Gerald D. Fischbach, MD, is widely recognized as a scientific leader and pioneering researcher in the United States. He possesses a deep understanding of his field, neurobiology, and vast knowledge of science in general. Fischbach received an honorary doctor of science degree on May 15, 2015.
Dr. Fischbach joined the Simons Foundation in 2006 to oversee the Simons Foundation Autism Research Initiative and now is the foundation’s first chief scientist and its first fellow. The foundation’s goal is to advance the frontiers of research in mathematics and the basic sciences.
In his roles for the organization, Dr. Fischbach contributes to the foundation’s scientific endeavors, including its life sciences, mathematics and physical sciences divisions, and its autism research initiative. He also spearheads collaborative projects in neuroscience research and advises the foundation on education and outreach.
Formerly, Dr. Fischbach served as dean of the faculty of health sciences at Columbia University and director of the National Institute of Neurological Disorders and Stroke of the National Institutes of Health (NIH).
He subsequently became the Edison Professor of Neurobiology and head of the Department of Anatomy and Neurobiology at Washington University School of Medicine and, later, the Nathan Marsh Pusey Professor of Neurobiology and chairman of the Department of Neurobiology at Harvard Medical School and Massachusetts General Hospital.
How nerve cells communicate
Dr. Fischbach studies the formation and maintenance of synapses, the contacts between nerves cells and their targets through which information is transferred in the nervous system.
He has been particularly interested in the neuromuscular junction, a synapse that is easily accessible to experimental manipulation. He pioneered the use of nerve cell cultures to study the shapes of nerve cells and the electrical and chemical signals they use to communicate among themselves and with muscle cells.
“The human brain is one of the most complex objects in the known universe,” he said. “The complexity is not simply due to the billions of nerve cells or the trillions of connections between them, but in large part it relates to how these connections, called synapses, change with experience as we live in this world.
“I have spent my career studying how synapses form in the embryo and how they are modified throughout adult life,” he said.
Dr. Fischbach is a past president of the Society of Neuroscience and serves on several medical and scientific advisory boards. He is a member of the National Academy of Sciences, the American Academy of Arts and Sciences and the Institute of Medicine.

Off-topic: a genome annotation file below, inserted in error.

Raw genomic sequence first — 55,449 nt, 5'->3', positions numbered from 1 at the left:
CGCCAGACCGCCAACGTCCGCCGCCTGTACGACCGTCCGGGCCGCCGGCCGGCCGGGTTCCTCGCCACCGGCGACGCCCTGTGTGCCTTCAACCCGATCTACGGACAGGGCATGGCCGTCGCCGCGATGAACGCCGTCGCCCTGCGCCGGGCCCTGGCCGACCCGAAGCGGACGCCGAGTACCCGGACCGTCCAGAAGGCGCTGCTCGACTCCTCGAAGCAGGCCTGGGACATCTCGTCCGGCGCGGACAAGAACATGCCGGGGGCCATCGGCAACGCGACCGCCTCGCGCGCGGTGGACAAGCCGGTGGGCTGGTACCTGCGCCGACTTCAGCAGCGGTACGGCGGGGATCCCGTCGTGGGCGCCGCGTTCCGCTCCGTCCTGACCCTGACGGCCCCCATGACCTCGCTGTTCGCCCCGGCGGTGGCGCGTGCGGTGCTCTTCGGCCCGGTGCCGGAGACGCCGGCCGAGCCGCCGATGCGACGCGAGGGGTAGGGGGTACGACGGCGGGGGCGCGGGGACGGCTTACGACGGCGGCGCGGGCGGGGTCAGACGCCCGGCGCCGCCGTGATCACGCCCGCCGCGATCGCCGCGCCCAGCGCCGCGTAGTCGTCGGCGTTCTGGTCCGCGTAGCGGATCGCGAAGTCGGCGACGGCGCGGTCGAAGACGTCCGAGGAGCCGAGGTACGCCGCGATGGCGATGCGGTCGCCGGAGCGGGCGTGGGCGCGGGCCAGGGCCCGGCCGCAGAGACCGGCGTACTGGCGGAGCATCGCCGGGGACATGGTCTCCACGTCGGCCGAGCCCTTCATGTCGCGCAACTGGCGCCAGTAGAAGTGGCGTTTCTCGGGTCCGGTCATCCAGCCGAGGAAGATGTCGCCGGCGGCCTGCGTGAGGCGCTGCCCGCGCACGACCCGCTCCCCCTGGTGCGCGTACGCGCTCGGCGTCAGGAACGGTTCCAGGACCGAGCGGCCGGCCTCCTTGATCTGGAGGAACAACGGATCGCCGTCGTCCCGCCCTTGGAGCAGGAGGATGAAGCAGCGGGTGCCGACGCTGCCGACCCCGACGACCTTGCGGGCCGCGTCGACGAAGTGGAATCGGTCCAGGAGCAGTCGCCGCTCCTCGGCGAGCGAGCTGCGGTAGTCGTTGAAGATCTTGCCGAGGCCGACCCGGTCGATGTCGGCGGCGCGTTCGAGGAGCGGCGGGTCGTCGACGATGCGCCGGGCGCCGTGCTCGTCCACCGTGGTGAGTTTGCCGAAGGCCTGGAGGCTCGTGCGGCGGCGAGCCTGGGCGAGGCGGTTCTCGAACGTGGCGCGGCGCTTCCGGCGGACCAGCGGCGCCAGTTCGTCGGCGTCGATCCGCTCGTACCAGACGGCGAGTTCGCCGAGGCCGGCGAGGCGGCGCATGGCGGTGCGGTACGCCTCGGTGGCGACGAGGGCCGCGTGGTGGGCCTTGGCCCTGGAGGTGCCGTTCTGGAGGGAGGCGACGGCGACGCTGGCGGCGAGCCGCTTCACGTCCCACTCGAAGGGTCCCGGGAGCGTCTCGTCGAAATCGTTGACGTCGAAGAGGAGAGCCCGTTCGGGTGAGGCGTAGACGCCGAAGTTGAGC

He is a fellow of the American Association for the Advancement of Science and a former nonresident fellow of the Salk Institute.
Other honors include the McKnight Endowment Fund for Neuroscience Senior Investigator Award and the Foundation Ipsen Neuronal Plasticity Prize. He also was awarded an honorary master’s degree from Harvard and an honorary doctorate from Colgate University.
Dr. Fischbach earned a bachelor’s degree in mathematics and chemistry in 1961 from Colgate University in Hamilton, New York, where he was a four-year recipient of the New York State Regents Scholarship.
He earned a medical degree in 1965 from Cornell University Medical School and interned at the University of Washington Hospital in Seattle.
He began his research career in 1966 at the NIH, where he served as a senior surgeon at the National Institute of Neurological Disorders and Stroke and then a fellow at the National Institute of Child Health and Human Development.
He said recent breakthroughs in neurobiology have shed new light on synapse formation and plasticity, but there is always more to learn. “Such discoveries have had profound effects on useful therapies for developmental disorders and neurodegeneration in the aging, however, my deep conviction is that fundamental, basic science will remain the essential driver for useful therapeutics in the future,” Dr. Fischbach said.
“The thrill of discovery and the realization of ultimate applicability is what drew me to neuroscience and what has kept me focused over the years.”
Dr. Fischbach and his wife, Ruth, a professor of bioethics in psychiatry at Columbia Presbyterian Medical Center, live in the Bronx, New York. They have four children.